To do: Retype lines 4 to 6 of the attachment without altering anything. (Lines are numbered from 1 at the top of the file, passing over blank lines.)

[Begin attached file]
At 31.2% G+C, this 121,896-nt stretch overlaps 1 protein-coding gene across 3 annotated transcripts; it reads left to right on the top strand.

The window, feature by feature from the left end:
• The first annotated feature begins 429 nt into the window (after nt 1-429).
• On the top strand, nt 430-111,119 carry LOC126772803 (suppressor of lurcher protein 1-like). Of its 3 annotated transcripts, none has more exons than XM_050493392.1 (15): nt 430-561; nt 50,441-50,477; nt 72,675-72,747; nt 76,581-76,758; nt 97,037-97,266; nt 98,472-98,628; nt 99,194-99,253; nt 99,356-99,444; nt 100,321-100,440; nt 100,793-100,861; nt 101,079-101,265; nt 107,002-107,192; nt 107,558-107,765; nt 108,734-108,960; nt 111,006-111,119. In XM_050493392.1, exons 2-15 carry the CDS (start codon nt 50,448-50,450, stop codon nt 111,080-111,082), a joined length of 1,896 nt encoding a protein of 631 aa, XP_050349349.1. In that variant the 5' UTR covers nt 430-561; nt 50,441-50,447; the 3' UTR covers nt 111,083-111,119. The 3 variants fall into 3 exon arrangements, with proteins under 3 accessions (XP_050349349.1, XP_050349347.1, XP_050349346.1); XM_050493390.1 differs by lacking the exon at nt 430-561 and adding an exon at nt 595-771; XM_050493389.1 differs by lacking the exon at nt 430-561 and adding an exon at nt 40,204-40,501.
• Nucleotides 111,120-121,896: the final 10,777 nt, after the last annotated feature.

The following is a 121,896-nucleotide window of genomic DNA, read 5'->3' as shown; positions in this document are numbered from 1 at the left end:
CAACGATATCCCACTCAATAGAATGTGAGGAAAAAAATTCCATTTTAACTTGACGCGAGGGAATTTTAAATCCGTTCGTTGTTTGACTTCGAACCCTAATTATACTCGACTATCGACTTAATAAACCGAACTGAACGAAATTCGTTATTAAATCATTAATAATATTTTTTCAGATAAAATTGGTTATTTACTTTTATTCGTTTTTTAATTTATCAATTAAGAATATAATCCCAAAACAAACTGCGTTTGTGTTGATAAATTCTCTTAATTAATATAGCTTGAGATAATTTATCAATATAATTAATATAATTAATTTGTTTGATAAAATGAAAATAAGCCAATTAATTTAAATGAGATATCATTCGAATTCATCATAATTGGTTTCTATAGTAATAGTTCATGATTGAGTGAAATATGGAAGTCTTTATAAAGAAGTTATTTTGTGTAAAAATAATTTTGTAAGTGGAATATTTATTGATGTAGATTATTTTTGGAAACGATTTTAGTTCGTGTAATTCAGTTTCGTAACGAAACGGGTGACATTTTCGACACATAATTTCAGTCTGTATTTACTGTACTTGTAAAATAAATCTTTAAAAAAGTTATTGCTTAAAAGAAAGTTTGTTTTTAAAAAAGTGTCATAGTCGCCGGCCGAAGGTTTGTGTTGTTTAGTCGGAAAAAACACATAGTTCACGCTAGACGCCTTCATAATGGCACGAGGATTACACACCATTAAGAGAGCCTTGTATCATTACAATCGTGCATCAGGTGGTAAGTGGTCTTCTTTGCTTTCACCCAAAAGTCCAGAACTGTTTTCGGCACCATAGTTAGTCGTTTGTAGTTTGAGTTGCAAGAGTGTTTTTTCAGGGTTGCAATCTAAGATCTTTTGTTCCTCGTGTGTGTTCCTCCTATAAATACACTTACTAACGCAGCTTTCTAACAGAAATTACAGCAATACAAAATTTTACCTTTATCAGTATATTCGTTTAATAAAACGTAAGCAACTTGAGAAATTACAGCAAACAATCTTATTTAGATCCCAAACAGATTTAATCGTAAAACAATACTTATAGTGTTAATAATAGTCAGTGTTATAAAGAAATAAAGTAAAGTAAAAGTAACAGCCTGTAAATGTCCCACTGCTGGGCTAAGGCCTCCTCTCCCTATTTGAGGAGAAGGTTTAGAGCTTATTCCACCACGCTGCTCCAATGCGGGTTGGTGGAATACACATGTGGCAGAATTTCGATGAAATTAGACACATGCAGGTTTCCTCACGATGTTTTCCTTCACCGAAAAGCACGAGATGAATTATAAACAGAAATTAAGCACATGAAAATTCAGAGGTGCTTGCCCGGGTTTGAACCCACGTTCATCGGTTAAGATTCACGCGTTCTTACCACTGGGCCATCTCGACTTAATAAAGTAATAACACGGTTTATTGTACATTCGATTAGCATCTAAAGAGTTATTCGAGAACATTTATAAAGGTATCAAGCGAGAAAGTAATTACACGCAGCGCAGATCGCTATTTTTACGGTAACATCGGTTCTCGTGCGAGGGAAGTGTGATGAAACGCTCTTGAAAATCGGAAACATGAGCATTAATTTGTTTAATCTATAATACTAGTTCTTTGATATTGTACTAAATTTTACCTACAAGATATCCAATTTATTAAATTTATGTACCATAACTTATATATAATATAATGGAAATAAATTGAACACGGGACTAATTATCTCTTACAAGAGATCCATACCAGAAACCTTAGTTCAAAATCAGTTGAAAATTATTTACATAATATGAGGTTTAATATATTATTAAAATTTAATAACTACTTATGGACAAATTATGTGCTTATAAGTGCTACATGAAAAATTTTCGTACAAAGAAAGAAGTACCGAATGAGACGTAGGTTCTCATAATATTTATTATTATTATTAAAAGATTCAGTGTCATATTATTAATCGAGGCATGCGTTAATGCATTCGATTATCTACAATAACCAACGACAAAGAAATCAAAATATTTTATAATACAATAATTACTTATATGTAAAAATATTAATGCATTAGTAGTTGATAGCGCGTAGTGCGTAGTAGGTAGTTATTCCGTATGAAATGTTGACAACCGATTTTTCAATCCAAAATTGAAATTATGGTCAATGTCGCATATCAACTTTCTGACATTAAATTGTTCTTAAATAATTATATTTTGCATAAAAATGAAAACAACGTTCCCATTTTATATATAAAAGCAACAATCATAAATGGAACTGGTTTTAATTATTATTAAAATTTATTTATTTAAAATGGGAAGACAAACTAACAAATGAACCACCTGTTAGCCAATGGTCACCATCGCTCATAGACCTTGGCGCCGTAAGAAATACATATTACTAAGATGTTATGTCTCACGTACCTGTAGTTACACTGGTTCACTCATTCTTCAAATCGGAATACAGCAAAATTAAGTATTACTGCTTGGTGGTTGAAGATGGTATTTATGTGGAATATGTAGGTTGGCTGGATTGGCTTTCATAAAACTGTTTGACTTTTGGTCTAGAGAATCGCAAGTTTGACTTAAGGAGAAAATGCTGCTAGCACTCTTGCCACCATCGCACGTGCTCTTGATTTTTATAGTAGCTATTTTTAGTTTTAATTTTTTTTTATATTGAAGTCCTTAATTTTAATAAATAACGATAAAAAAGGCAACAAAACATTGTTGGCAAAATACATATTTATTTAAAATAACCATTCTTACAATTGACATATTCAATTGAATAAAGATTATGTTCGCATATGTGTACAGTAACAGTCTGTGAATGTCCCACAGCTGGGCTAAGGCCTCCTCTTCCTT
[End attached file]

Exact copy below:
• On the top strand, nt 430-111,119 carry LOC126772803 (suppressor of lurcher protein 1-like). Of its 3 annotated transcripts, none has more exons than XM_050493392.1 (15): nt 430-561; nt 50,441-50,477; nt 72,675-72,747; nt 76,581-76,758; nt 97,037-97,266; nt 98,472-98,628; nt 99,194-99,253; nt 99,356-99,444; nt 100,321-100,440; nt 100,793-100,861; nt 101,079-101,265; nt 107,002-107,192; nt 107,558-107,765; nt 108,734-108,960; nt 111,006-111,119. In XM_050493392.1, exons 2-15 carry the CDS (start codon nt 50,448-50,450, stop codon nt 111,080-111,082), a joined length of 1,896 nt encoding a protein of 631 aa, XP_050349349.1. In that variant the 5' UTR covers nt 430-561; nt 50,441-50,447; the 3' UTR covers nt 111,083-111,119. The 3 variants fall into 3 exon arrangements, with proteins under 3 accessions (XP_050349349.1, XP_050349347.1, XP_050349346.1); XM_050493390.1 differs by lacking the exon at nt 430-561 and adding an exon at nt 595-771; XM_050493389.1 differs by lacking the exon at nt 430-561 and adding an exon at nt 40,204-40,501.
• Nucleotides 111,120-121,896: the final 10,777 nt, after the last annotated feature.

The following is a 121,896-nucleotide window of genomic DNA, read 5'->3' as shown; positions in this document are numbered from 1 at the left end: